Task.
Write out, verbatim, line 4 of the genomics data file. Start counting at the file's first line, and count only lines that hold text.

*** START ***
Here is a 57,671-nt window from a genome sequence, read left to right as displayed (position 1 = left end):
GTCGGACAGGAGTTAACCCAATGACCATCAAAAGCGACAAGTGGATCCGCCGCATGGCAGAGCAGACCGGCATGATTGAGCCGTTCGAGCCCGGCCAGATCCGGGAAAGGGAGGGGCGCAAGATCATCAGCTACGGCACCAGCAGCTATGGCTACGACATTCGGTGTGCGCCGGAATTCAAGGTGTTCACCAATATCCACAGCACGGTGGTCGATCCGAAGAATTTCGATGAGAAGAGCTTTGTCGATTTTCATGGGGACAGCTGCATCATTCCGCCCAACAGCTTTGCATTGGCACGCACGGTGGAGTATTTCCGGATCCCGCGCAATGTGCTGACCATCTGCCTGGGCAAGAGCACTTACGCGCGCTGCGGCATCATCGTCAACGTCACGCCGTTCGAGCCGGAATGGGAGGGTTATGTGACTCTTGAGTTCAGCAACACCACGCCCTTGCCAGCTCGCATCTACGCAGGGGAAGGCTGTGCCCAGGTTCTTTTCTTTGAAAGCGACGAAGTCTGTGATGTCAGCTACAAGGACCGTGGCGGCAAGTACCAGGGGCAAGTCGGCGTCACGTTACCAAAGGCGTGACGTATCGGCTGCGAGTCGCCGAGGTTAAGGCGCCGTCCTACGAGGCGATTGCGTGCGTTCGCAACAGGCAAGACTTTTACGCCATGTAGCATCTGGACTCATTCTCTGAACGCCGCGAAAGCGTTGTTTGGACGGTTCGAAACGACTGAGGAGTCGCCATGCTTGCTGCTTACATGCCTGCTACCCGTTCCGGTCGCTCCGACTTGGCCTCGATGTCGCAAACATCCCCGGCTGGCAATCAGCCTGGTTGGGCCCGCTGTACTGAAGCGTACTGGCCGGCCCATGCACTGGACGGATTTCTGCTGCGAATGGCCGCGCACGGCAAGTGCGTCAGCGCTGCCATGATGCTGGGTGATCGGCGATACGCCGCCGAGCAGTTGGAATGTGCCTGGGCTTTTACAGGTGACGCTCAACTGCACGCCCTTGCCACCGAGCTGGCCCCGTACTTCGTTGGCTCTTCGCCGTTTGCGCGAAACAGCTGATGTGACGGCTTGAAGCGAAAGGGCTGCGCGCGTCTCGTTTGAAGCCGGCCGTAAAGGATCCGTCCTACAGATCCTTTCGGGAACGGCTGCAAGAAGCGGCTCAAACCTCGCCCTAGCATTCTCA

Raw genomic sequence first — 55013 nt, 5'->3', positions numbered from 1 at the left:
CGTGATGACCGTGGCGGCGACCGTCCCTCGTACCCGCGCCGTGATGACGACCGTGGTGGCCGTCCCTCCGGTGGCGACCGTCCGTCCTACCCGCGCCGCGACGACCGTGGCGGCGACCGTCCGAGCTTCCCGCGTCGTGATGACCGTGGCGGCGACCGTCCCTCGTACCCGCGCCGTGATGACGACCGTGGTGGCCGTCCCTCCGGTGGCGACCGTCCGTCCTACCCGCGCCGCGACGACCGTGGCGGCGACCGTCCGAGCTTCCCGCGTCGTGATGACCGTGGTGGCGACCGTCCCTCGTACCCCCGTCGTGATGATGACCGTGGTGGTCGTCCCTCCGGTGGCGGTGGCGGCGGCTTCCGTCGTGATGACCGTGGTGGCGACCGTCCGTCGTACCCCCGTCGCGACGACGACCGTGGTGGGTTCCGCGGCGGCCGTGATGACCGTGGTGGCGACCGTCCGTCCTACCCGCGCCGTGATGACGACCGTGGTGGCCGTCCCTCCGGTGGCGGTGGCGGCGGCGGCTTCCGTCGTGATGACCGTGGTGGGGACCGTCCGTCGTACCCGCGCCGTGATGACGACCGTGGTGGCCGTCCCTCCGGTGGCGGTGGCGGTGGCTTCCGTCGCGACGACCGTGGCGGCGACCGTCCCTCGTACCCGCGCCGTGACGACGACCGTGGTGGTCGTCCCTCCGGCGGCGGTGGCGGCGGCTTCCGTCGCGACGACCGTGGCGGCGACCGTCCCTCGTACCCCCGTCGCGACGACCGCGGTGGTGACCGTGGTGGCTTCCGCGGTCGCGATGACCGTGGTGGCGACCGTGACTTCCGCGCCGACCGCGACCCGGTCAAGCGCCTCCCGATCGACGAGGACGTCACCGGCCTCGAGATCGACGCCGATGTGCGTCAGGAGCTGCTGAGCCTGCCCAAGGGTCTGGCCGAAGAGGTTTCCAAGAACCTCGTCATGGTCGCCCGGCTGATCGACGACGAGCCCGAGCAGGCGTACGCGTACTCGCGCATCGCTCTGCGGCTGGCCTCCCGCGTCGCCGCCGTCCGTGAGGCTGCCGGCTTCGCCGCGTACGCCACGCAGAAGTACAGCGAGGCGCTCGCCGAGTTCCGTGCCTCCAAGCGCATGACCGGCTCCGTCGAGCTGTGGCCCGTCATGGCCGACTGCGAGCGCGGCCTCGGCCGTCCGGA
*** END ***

CGTGATGACCGTGGCGGCGACCGTCCCTCGTACCCGCGCCGTGATGACGACCGTGGTGGCCGTCCCTCCGGTGGCGACCGTCCGTCCTACCCGCGCCGCGACGACCGTGGCGGCGACCGTCCGAGCTTCCCGCGTCGTGATGACCGTGGCGGCGACCGTCCCTCGTACCCGCGCCGTGATGACGACCGTGGTGGCCGTCCCTCCGGTGGCGACCGTCCGTCCTACCCGCGCCGCGACGACCGTGGCGGCGACCGTCCGAGCTTCCCGCGTCGTGATGACCGTGGTGGCGACCGTCCCTCGTACCCCCGTCGTGATGATGACCGTGGTGGTCGTCCCTCCGGTGGCGGTGGCGGCGGCTTCCGTCGTGATGACCGTGGTGGCGACCGTCCGTCGTACCCCCGTCGCGACGACGACCGTGGTGGGTTCCGCGGCGGCCGTGATGACCGTGGTGGCGACCGTCCGTCCTACCCGCGCCGTGATGACGACCGTGGTGGCCGTCCCTCCGGTGGCGGTGGCGGCGGCGGCTTCCGTCGTGATGACCGTGGTGGGGACCGTCCGTCGTACCCGCGCCGTGATGACGACCGTGGTGGCCGTCCCTCCGGTGGCGGTGGCGGTGGCTTCCGTCGCGACGACCGTGGCGGCGACCGTCCCTCGTACCCGCGCCGTGACGACGACCGTGGTGGTCGTCCCTCCGGCGGCGGTGGCGGCGGCTTCCGTCGCGACGACCGTGGCGGCGACCGTCCCTCGTACCCCCGTCGCGACGACCGCGGTGGTGACCGTGGTGGCTTCCGCGGTCGCGATGACCGTGGTGGCGACCGTGACTTCCGCGCCGACCGCGACCCGGTCAAGCGCCTCCCGATCGACGAGGACGTCACCGGCCTCGAGATCGACGCCGATGTGCGTCAGGAGCTGCTGAGCCTGCCCAAGGGTCTGGCCGAAGAGGTTTCCAAGAACCTCGTCATGGTCGCCCGGCTGATCGACGACGAGCCCGAGCAGGCGTACGCGTACTCGCGCATCGCTCTGCGGCTGGCCTCCCGCGTCGCCGCCGTCCGTGAGGCTGCCGGCTTCGCCGCGTACGCCACGCAGAAGTACAGCGAGGCGCTCGCCGAGTTCCGTGCCTCCAAGCGCATGACCGGCTCCGTCGAGCTGTGGCCCGTCATGGCCGACTGCGAGCGCGGCCTCGGCCGTCCGGA